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5 Tough Questions to Ask if You Plan to Pass Your Business on to Your Child

By Bigg Success Staff

Bigg Success in Business

sanford and son 

We don’t see it as often as we used to, but do you remember when business names included “and son”? As in Sanford & Son?

Or daughter.

Businesses are illiquid assets. Before you get into a business, you should know how you’re getting out of it.

You need an exit plan.

One strategy is to pass it on to your children. You may want to keep the business “in the family.” To have the legacy carried on. There are five questions you should ask yourself if this is your plan:

Is one (or more) of your children interested?

This seems so obvious, but it’s amazing how many times a parent has a dream which isn’t shared by any of his or her children. You want the best for your kids. That means letting them live the life of their dreams, not the life of yours. This isn’t easy, but an open and honest conversation is called for to make sure everyone is on the same page.

Is your child qualified?

It’s hard to be objective about your own children. Okay, it’s impossible. You may want to elicit an outsider’s opinion. There are few things more frustrating to both a parent and a child than taking on a task that shouldn’t be taken on. There may be some deficiencies (that’s the reason for the next question), but you need to make sure the basic talents are there.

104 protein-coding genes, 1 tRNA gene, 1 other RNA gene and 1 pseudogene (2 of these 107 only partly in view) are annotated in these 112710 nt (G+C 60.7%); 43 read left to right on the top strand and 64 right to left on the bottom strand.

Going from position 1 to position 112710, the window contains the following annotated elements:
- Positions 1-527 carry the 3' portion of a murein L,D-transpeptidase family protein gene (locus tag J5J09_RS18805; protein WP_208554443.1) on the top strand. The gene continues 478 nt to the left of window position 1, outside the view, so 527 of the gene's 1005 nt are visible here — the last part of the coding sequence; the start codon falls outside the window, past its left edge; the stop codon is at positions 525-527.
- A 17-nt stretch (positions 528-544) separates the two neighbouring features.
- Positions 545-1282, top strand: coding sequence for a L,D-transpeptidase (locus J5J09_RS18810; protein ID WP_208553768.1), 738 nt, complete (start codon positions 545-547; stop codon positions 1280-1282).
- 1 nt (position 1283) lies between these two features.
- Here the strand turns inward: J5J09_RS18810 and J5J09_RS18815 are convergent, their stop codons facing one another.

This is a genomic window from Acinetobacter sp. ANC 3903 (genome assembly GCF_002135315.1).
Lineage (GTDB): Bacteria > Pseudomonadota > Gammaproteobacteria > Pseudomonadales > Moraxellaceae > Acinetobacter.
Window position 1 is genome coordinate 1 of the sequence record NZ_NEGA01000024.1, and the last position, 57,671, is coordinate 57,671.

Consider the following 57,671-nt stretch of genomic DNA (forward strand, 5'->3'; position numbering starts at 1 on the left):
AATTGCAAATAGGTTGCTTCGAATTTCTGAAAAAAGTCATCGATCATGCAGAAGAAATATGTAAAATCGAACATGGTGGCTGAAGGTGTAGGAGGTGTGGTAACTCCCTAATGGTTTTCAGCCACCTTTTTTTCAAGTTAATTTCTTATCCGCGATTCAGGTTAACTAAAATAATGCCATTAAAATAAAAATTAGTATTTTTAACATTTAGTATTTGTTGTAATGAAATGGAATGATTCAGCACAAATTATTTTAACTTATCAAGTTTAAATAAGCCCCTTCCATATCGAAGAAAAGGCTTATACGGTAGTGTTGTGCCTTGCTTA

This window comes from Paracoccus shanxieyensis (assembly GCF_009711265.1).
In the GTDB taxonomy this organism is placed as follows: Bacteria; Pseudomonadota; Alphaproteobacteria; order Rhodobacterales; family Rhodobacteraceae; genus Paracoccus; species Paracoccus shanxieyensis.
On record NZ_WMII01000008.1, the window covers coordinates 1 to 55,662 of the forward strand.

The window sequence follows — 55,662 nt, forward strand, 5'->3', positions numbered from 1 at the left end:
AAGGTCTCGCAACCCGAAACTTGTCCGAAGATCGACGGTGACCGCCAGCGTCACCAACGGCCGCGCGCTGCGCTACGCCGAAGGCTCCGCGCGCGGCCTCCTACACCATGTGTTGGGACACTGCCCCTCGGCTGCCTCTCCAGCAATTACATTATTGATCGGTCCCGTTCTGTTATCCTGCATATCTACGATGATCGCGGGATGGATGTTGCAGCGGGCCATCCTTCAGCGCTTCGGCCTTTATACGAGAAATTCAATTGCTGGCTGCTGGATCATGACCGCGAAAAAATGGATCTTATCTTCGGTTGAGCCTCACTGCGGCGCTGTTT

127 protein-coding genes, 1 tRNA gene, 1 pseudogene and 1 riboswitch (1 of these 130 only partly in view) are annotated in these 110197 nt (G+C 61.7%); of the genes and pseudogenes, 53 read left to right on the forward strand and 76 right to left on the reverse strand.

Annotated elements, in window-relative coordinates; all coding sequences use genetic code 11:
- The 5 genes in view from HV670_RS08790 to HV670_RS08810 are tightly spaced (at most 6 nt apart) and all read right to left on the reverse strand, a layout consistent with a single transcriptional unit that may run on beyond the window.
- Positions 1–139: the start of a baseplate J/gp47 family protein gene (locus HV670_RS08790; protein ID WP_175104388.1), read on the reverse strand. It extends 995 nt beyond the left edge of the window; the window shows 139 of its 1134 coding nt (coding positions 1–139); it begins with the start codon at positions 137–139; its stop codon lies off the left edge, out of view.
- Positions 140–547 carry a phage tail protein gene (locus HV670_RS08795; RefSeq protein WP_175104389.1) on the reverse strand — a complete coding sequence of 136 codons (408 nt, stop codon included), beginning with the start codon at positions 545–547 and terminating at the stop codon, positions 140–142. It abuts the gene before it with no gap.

How will you train your child?
In answering the previous question, you likely uncovered some shortcomings. If these are things that can be taught, develop a program to get your heir up to speed. How did you learn the business? Chances are that’s the best way for your child to learn it as well. It probably means working from the ground up.

How will you determine a price?
This may or may not be an issue. However, if one of your children is going to be involved in the business and the others aren’t, it surely will be. You’ll want to discuss this with your CPA. You should also consider having the business valued by a certified valuation specialist. Here are two links you may find useful for this:

Find a certified valuation analyst

Find a certified business appraiser   

How will your child pay for it?
Assuming that you don’t want to give your child your business, you’ll have to figure out how you will cash out. This may be your most significant retirement asset. Can the business be financed with traditional capital sources, like a bank? Or will you need to offer financing? If that’s the case, there’s another list of questions you’ll want to think about, but that’s beyond the scope of this article.

Hear today's lesson and laugh on The Bigg Success Show. 

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(Image from Sanford and Son Wikipedia page)